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4 Things You Need To Know About Florida's Criminal Justice Reform Bill in 2019

On Friday, May 3, Florida's state House of Representatives passed a 296-page criminal justice reform bill during the last day of the legislative session. This criminal justice reform bill had been months in the making covering a bevy of topics that were due for an update in the state of Florida. While many proposed changes didn't make it completely through, the changes that did pass are considered a small, but nice victory for the criminal justice system in Florida.

As said in the Sun Sentinel, "Kara Gross, legislative director and senior policy counsel for the ACLU of Florida, said modest reform is better than nothing, but the bill that passed represents a 'baby step at best.'"

Here are four things you need to know about this new criminal justice reform bill passed by the House of Representatives in Florida:

  • Passed: The bill is named "Florida's First Step Act" and is similar to the one passed in the White House in January that takes small steps in lessening prison sentences at a federal level. It also encourages rehabilitation programs and early release for good behavior.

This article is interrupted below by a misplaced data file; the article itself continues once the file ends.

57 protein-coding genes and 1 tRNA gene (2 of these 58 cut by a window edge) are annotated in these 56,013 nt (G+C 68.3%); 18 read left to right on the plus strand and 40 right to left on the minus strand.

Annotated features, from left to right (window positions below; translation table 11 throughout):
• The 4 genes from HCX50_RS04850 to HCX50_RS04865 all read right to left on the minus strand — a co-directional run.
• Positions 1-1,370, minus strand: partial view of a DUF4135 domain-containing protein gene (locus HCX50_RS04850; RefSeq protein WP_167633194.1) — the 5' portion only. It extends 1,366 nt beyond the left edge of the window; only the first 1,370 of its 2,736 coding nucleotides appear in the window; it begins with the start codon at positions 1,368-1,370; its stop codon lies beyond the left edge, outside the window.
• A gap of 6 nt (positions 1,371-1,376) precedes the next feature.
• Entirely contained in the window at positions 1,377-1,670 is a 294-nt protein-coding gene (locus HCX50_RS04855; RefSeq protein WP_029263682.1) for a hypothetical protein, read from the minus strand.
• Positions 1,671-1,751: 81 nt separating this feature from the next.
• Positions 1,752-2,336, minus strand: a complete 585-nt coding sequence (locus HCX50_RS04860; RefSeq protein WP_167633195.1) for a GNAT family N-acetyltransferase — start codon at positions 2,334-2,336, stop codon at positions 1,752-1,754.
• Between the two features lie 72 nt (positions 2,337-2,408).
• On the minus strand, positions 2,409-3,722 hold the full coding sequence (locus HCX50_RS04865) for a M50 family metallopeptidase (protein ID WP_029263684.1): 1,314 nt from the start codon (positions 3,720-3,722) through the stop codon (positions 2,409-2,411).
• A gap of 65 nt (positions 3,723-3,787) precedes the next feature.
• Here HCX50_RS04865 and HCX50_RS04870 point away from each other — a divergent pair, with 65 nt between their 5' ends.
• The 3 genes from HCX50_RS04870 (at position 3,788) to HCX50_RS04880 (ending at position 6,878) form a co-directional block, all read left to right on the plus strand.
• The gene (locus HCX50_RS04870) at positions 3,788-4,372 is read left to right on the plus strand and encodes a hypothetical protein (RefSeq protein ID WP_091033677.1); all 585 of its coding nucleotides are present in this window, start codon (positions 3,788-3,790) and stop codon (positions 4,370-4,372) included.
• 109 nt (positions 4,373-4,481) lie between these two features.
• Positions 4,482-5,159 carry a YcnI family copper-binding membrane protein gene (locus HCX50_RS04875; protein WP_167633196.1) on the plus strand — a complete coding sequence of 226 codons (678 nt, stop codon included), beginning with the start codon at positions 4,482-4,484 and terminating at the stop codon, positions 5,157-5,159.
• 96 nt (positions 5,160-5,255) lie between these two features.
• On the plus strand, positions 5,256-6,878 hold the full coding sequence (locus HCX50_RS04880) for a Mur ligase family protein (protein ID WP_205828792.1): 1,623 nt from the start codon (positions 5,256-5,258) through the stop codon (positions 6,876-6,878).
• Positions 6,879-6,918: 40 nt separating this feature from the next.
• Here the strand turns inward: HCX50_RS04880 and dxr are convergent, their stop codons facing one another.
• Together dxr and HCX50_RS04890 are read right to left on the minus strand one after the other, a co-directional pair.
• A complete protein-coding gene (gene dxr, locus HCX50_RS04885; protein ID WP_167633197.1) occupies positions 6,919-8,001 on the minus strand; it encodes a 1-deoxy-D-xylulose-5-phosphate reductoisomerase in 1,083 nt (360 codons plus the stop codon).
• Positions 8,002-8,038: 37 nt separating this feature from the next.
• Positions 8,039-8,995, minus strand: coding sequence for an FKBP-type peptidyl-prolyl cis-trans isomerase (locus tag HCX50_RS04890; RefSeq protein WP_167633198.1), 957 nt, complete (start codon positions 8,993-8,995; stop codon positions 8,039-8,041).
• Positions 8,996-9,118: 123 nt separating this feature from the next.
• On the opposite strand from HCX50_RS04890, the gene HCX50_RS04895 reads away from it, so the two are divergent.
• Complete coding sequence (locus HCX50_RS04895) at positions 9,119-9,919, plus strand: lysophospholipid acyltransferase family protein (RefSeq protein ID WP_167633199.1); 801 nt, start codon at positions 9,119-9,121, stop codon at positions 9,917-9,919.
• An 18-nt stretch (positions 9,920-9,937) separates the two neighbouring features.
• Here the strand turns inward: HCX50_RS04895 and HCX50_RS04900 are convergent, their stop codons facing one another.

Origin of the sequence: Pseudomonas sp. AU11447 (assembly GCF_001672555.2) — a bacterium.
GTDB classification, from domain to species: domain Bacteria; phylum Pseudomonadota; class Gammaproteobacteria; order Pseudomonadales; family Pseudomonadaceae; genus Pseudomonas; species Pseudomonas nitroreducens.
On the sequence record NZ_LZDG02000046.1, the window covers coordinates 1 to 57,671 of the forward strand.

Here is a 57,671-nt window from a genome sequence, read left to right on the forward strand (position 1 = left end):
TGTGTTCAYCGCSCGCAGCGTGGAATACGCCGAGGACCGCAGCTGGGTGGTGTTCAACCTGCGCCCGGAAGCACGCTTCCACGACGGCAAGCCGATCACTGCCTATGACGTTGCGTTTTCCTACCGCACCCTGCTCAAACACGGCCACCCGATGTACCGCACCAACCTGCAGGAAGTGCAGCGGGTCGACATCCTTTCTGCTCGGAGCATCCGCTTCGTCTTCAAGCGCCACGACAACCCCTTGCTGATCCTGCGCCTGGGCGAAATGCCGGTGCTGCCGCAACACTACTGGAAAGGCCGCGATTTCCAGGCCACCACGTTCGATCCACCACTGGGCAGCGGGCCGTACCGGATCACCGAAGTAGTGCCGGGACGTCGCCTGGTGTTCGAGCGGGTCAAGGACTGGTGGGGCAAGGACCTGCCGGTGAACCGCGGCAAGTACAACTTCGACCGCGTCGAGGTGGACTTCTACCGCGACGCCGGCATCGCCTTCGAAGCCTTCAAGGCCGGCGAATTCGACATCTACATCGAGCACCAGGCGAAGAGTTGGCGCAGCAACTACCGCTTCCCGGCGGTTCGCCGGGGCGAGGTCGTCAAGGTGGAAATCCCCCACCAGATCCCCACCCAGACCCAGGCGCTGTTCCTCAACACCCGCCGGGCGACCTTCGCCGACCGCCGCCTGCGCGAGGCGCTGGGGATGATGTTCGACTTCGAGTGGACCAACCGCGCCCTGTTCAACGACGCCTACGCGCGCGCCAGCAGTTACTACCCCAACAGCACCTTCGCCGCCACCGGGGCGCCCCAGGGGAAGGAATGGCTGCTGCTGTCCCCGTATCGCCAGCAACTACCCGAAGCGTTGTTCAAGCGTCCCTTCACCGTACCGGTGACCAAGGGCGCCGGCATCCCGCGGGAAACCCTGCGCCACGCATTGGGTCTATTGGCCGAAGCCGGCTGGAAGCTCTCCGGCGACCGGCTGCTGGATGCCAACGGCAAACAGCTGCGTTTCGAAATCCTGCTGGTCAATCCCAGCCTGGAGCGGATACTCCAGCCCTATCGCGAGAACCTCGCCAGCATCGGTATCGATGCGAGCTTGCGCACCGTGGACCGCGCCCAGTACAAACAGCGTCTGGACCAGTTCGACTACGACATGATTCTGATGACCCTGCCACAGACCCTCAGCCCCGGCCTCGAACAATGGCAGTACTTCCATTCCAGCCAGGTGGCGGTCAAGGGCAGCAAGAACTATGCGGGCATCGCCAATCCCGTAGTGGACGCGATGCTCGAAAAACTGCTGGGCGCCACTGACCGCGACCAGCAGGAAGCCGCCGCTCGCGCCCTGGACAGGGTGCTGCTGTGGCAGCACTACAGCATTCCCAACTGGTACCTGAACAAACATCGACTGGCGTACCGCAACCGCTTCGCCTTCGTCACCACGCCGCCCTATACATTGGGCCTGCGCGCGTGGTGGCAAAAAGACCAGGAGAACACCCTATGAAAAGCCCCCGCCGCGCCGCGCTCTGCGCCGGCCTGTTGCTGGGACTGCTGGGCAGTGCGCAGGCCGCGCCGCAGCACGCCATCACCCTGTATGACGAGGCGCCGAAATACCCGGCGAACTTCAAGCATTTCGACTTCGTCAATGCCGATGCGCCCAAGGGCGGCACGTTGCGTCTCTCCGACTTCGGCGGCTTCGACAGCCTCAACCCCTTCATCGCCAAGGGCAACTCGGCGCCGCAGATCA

• Passed: Previously, a felony theft was assigned to goods over $300, but has since changed to goods in the amount of over $750.
  • Passed: The new bill also reduces the penalty for the third violation of driving on a suspended license from a felony to a misdemeanor. Of course there are exceptions to this rule if the driver is intoxicated, causes injury to another person, or attempts to flee after being asked to pull over.
  • Did not pass: One item that did not pass during this bill has to do with minimum sentencesHad it passed, the change would have lessened the mandatory minimum sentencing for drug offenses and the early release of prisoners charged with nonviolent crimes, with minimum time served being lowered from 85 percent to 65 percent. Had this passed, it would have saved taxpayers roughly $860 million over the next five years and would have emptied thousands of beds in prisons.

If you or a loved one are being charged with a crime in Florida, it might be time to seek the assistance of an experienced criminal defense attorney. Russell Spatz has years of experience and is always on top of his game when it comes to the current state of the law in Florida. Give him a call today at (305) 442-0200 to see how he can help you.

References:

Frazin, R. (2019, May 03). Florida legislature passes criminal justice reform bill. Retrieved from https://thehill.com/homenews/state-watch/442053-florida-legislature-passes-compromise-criminal-justice-reform-bill

Swisher, Skyler, and Skyler Swisher. "Criminal Justice Reforms Headed to Governor, but Are They Enough?" Sun, South Florida Sun-Sentinel, 3 May 2019, www.sun-sentinel.com/news/politics/fl-ne-criminal-justice-reform-20190503-story.html.

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